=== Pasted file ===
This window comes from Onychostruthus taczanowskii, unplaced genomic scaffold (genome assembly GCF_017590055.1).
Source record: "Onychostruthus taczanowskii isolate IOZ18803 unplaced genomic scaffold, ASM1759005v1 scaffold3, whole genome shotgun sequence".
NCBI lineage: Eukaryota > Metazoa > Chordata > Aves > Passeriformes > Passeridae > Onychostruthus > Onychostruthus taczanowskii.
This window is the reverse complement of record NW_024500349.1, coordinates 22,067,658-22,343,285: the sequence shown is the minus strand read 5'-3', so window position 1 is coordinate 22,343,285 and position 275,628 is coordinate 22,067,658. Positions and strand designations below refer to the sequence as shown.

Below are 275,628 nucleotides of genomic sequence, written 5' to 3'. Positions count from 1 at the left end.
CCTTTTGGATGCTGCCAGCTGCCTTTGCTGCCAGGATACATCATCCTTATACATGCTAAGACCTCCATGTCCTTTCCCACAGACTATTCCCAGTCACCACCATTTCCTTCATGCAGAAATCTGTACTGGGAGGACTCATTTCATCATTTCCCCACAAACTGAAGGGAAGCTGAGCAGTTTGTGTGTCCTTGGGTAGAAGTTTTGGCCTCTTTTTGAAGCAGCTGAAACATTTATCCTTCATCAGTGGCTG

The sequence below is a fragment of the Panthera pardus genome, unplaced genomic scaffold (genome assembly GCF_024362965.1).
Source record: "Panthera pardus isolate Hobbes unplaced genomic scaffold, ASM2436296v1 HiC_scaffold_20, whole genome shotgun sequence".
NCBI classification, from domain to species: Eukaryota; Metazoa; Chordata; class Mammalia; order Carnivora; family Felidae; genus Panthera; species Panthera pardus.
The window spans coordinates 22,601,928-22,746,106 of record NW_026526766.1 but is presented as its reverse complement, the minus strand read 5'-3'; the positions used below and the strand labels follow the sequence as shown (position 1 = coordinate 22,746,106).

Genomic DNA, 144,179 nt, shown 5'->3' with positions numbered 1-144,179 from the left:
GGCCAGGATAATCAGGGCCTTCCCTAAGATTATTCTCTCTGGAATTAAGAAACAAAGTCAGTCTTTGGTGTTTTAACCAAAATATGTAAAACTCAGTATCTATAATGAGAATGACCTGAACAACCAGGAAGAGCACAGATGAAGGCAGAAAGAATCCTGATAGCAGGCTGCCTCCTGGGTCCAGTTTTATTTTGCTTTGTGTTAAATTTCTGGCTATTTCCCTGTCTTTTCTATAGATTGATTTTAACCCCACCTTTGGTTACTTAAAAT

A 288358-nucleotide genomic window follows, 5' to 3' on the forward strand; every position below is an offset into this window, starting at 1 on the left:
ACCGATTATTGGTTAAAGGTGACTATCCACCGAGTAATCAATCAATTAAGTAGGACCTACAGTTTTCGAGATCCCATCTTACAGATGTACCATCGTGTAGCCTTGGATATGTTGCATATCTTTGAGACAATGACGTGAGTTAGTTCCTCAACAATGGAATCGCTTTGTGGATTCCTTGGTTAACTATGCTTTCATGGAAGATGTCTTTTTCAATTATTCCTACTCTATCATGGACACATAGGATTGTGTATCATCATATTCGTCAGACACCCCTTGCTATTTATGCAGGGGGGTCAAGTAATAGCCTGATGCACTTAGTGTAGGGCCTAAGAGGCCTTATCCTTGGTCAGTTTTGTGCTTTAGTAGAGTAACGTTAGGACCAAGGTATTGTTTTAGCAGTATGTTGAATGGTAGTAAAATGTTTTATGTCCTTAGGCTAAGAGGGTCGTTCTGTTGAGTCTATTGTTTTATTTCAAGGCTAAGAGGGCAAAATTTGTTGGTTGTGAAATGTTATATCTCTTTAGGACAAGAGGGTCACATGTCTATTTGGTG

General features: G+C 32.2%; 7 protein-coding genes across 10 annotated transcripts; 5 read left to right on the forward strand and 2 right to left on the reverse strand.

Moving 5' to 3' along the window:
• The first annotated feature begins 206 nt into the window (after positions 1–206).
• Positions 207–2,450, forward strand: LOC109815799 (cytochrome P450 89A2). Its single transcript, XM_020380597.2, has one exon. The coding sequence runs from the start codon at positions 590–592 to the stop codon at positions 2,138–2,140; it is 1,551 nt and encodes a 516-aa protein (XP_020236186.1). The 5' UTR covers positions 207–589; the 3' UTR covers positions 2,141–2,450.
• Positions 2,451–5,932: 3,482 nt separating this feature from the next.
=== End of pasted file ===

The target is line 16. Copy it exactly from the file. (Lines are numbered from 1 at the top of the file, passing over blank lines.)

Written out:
Moving 5' to 3' along the window: